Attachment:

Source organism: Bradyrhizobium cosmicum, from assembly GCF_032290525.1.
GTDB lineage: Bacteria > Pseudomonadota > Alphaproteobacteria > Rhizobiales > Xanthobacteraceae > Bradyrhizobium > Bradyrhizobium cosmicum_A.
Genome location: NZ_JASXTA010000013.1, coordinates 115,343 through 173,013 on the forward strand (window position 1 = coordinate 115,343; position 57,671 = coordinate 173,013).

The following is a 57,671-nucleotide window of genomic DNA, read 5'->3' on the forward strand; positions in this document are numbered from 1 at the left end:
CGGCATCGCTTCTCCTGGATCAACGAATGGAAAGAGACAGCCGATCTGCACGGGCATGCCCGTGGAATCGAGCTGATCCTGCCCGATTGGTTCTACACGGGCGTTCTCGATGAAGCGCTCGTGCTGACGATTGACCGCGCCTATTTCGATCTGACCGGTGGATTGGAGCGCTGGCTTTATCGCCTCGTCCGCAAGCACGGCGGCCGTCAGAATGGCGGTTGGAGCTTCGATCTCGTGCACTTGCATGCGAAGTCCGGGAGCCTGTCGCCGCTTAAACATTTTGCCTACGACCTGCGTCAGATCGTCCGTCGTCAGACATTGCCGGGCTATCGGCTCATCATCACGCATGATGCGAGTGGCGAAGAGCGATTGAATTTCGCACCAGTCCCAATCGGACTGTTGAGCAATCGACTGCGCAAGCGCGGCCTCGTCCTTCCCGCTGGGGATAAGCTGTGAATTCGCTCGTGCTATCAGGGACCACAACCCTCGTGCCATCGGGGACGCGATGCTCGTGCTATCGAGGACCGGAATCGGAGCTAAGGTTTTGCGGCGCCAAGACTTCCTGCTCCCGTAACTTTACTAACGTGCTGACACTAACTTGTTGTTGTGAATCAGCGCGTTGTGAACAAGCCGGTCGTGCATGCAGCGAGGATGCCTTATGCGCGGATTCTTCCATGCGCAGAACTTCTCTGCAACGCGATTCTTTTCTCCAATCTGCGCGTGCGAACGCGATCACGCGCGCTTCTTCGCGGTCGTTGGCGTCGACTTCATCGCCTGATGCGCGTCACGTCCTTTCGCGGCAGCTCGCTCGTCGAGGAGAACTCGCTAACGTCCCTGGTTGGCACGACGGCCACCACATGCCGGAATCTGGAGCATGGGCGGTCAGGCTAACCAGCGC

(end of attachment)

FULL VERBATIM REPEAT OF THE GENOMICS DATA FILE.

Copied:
Source organism: Bradyrhizobium cosmicum, from assembly GCF_032290525.1.
GTDB lineage: Bacteria > Pseudomonadota > Alphaproteobacteria > Rhizobiales > Xanthobacteraceae > Bradyrhizobium > Bradyrhizobium cosmicum_A.
Genome location: NZ_JASXTA010000013.1, coordinates 115,343 through 173,013 on the forward strand (window position 1 = coordinate 115,343; position 57,671 = coordinate 173,013).

The following is a 57,671-nucleotide window of genomic DNA, read 5'->3' on the forward strand; positions in this document are numbered from 1 at the left end:
CGGCATCGCTTCTCCTGGATCAACGAATGGAAAGAGACAGCCGATCTGCACGGGCATGCCCGTGGAATCGAGCTGATCCTGCCCGATTGGTTCTACACGGGCGTTCTCGATGAAGCGCTCGTGCTGACGATTGACCGCGCCTATTTCGATCTGACCGGTGGATTGGAGCGCTGGCTTTATCGCCTCGTCCGCAAGCACGGCGGCCGTCAGAATGGCGGTTGGAGCTTCGATCTCGTGCACTTGCATGCGAAGTCCGGGAGCCTGTCGCCGCTTAAACATTTTGCCTACGACCTGCGTCAGATCGTCCGTCGTCAGACATTGCCGGGCTATCGGCTCATCATCACGCATGATGCGAGTGGCGAAGAGCGATTGAATTTCGCACCAGTCCCAATCGGACTGTTGAGCAATCGACTGCGCAAGCGCGGCCTCGTCCTTCCCGCTGGGGATAAGCTGTGAATTCGCTCGTGCTATCAGGGACCACAACCCTCGTGCCATCGGGGACGCGATGCTCGTGCTATCGAGGACCGGAATCGGAGCTAAGGTTTTGCGGCGCCAAGACTTCCTGCTCCCGTAACTTTACTAACGTGCTGACACTAACTTGTTGTTGTGAATCAGCGCGTTGTGAACAAGCCGGTCGTGCATGCAGCGAGGATGCCTTATGCGCGGATTCTTCCATGCGCAGAACTTCTCTGCAACGCGATTCTTTTCTCCAATCTGCGCGTGCGAACGCGATCACGCGCGCTTCTTCGCGGTCGTTGGCGTCGACTTCATCGCCTGATGCGCGTCACGTCCTTTCGCGGCAGCTCGCTCGTCGAGGAGAACTCGCTAACGTCCCTGGTTGGCACGACGGCCACCACATGCCGGAATCTGGAGCATGGGCGGTCAGGCTAACCAGCGC